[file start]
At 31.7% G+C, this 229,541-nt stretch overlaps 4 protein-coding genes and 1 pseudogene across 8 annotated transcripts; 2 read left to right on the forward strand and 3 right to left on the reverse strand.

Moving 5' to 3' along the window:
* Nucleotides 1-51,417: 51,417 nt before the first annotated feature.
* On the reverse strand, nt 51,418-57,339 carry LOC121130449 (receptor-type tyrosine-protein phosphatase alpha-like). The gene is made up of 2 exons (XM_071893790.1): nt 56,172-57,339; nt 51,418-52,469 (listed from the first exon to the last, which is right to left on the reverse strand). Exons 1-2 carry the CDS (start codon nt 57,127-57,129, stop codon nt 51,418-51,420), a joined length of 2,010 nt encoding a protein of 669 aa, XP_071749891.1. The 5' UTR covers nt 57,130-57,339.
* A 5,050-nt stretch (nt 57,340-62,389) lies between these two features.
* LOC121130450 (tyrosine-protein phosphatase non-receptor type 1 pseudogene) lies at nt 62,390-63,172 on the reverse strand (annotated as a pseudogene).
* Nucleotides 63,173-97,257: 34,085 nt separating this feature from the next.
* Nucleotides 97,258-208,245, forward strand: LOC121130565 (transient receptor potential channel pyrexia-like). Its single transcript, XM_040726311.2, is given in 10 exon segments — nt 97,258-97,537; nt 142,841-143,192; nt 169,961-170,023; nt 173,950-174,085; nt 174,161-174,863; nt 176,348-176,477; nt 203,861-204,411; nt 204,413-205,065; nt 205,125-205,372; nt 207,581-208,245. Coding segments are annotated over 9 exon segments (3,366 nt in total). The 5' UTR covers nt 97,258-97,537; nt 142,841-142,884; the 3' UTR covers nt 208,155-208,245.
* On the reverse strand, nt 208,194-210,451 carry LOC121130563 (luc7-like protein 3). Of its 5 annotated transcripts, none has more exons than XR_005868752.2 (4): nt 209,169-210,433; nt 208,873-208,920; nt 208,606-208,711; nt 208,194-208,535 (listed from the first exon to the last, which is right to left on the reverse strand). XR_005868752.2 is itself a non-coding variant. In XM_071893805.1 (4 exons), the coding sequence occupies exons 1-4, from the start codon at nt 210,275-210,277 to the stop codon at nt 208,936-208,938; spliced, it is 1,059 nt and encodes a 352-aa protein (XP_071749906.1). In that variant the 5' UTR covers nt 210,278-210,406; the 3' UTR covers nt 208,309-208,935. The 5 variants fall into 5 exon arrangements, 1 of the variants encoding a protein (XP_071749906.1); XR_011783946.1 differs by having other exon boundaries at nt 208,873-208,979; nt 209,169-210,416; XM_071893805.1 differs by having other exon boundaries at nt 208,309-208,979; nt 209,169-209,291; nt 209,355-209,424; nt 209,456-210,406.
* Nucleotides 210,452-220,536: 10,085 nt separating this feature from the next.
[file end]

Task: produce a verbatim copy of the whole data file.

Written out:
At 31.7% G+C, this 229,541-nt stretch overlaps 4 protein-coding genes and 1 pseudogene across 8 annotated transcripts; 2 read left to right on the forward strand and 3 right to left on the reverse strand.

Moving 5' to 3' along the window:
* Nucleotides 1-51,417: 51,417 nt before the first annotated feature.
* On the reverse strand, nt 51,418-57,339 carry LOC121130449 (receptor-type tyrosine-protein phosphatase alpha-like). The gene is made up of 2 exons (XM_071893790.1): nt 56,172-57,339; nt 51,418-52,469 (listed from the first exon to the last, which is right to left on the reverse strand). Exons 1-2 carry the CDS (start codon nt 57,127-57,129, stop codon nt 51,418-51,420), a joined length of 2,010 nt encoding a protein of 669 aa, XP_071749891.1. The 5' UTR covers nt 57,130-57,339.
* A 5,050-nt stretch (nt 57,340-62,389) lies between these two features.
* LOC121130450 (tyrosine-protein phosphatase non-receptor type 1 pseudogene) lies at nt 62,390-63,172 on the reverse strand (annotated as a pseudogene).
* Nucleotides 63,173-97,257: 34,085 nt separating this feature from the next.
* Nucleotides 97,258-208,245, forward strand: LOC121130565 (transient receptor potential channel pyrexia-like). Its single transcript, XM_040726311.2, is given in 10 exon segments — nt 97,258-97,537; nt 142,841-143,192; nt 169,961-170,023; nt 173,950-174,085; nt 174,161-174,863; nt 176,348-176,477; nt 203,861-204,411; nt 204,413-205,065; nt 205,125-205,372; nt 207,581-208,245. Coding segments are annotated over 9 exon segments (3,366 nt in total). The 5' UTR covers nt 97,258-97,537; nt 142,841-142,884; the 3' UTR covers nt 208,155-208,245.
* On the reverse strand, nt 208,194-210,451 carry LOC121130563 (luc7-like protein 3). Of its 5 annotated transcripts, none has more exons than XR_005868752.2 (4): nt 209,169-210,433; nt 208,873-208,920; nt 208,606-208,711; nt 208,194-208,535 (listed from the first exon to the last, which is right to left on the reverse strand). XR_005868752.2 is itself a non-coding variant. In XM_071893805.1 (4 exons), the coding sequence occupies exons 1-4, from the start codon at nt 210,275-210,277 to the stop codon at nt 208,936-208,938; spliced, it is 1,059 nt and encodes a 352-aa protein (XP_071749906.1). In that variant the 5' UTR covers nt 210,278-210,406; the 3' UTR covers nt 208,309-208,935. The 5 variants fall into 5 exon arrangements, 1 of the variants encoding a protein (XP_071749906.1); XR_011783946.1 differs by having other exon boundaries at nt 208,873-208,979; nt 209,169-210,416; XM_071893805.1 differs by having other exon boundaries at nt 208,309-208,979; nt 209,169-209,291; nt 209,355-209,424; nt 209,456-210,406.
* Nucleotides 210,452-220,536: 10,085 nt separating this feature from the next.